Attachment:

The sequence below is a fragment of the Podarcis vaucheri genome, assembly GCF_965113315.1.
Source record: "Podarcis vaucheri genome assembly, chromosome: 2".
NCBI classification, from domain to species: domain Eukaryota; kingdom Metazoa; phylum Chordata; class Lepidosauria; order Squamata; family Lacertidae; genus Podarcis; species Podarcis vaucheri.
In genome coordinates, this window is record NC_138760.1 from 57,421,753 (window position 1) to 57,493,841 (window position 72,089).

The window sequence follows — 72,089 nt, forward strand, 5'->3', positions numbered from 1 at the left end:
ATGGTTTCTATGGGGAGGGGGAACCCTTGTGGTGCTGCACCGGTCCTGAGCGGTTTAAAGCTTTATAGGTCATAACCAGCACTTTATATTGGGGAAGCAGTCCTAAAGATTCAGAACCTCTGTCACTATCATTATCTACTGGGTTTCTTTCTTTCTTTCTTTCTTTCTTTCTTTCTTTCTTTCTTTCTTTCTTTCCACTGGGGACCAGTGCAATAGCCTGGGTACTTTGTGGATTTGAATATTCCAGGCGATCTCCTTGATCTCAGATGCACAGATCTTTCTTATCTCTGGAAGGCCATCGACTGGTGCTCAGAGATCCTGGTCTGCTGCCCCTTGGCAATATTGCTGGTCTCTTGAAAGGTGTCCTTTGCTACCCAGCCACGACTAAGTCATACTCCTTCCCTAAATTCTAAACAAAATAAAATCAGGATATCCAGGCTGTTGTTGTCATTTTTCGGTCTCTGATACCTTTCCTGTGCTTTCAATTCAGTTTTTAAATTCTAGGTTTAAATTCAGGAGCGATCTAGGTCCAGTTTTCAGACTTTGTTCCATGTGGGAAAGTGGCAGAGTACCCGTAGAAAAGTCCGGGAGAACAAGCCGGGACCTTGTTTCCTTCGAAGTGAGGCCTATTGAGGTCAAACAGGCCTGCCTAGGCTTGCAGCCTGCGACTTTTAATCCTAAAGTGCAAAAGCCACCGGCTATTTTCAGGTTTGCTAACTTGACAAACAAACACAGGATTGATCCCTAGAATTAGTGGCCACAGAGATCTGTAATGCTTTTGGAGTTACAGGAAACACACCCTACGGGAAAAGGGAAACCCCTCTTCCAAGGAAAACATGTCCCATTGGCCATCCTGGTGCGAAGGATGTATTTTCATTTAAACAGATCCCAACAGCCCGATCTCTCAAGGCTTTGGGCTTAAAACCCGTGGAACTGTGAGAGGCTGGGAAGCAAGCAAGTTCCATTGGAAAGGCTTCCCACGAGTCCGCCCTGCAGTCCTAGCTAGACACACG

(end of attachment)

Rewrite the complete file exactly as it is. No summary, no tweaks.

The sequence below is a fragment of the Podarcis vaucheri genome, assembly GCF_965113315.1.
Source record: "Podarcis vaucheri genome assembly, chromosome: 2".
NCBI classification, from domain to species: domain Eukaryota; kingdom Metazoa; phylum Chordata; class Lepidosauria; order Squamata; family Lacertidae; genus Podarcis; species Podarcis vaucheri.
In genome coordinates, this window is record NC_138760.1 from 57,421,753 (window position 1) to 57,493,841 (window position 72,089).

The window sequence follows — 72,089 nt, forward strand, 5'->3', positions numbered from 1 at the left end:
ATGGTTTCTATGGGGAGGGGGAACCCTTGTGGTGCTGCACCGGTCCTGAGCGGTTTAAAGCTTTATAGGTCATAACCAGCACTTTATATTGGGGAAGCAGTCCTAAAGATTCAGAACCTCTGTCACTATCATTATCTACTGGGTTTCTTTCTTTCTTTCTTTCTTTCTTTCTTTCTTTCTTTCTTTCTTTCTTTCCACTGGGGACCAGTGCAATAGCCTGGGTACTTTGTGGATTTGAATATTCCAGGCGATCTCCTTGATCTCAGATGCACAGATCTTTCTTATCTCTGGAAGGCCATCGACTGGTGCTCAGAGATCCTGGTCTGCTGCCCCTTGGCAATATTGCTGGTCTCTTGAAAGGTGTCCTTTGCTACCCAGCCACGACTAAGTCATACTCCTTCCCTAAATTCTAAACAAAATAAAATCAGGATATCCAGGCTGTTGTTGTCATTTTTCGGTCTCTGATACCTTTCCTGTGCTTTCAATTCAGTTTTTAAATTCTAGGTTTAAATTCAGGAGCGATCTAGGTCCAGTTTTCAGACTTTGTTCCATGTGGGAAAGTGGCAGAGTACCCGTAGAAAAGTCCGGGAGAACAAGCCGGGACCTTGTTTCCTTCGAAGTGAGGCCTATTGAGGTCAAACAGGCCTGCCTAGGCTTGCAGCCTGCGACTTTTAATCCTAAAGTGCAAAAGCCACCGGCTATTTTCAGGTTTGCTAACTTGACAAACAAACACAGGATTGATCCCTAGAATTAGTGGCCACAGAGATCTGTAATGCTTTTGGAGTTACAGGAAACACACCCTACGGGAAAAGGGAAACCCCTCTTCCAAGGAAAACATGTCCCATTGGCCATCCTGGTGCGAAGGATGTATTTTCATTTAAACAGATCCCAACAGCCCGATCTCTCAAGGCTTTGGGCTTAAAACCCGTGGAACTGTGAGAGGCTGGGAAGCAAGCAAGTTCCATTGGAAAGGCTTCCCACGAGTCCGCCCTGCAGTCCTAGCTAGACACACG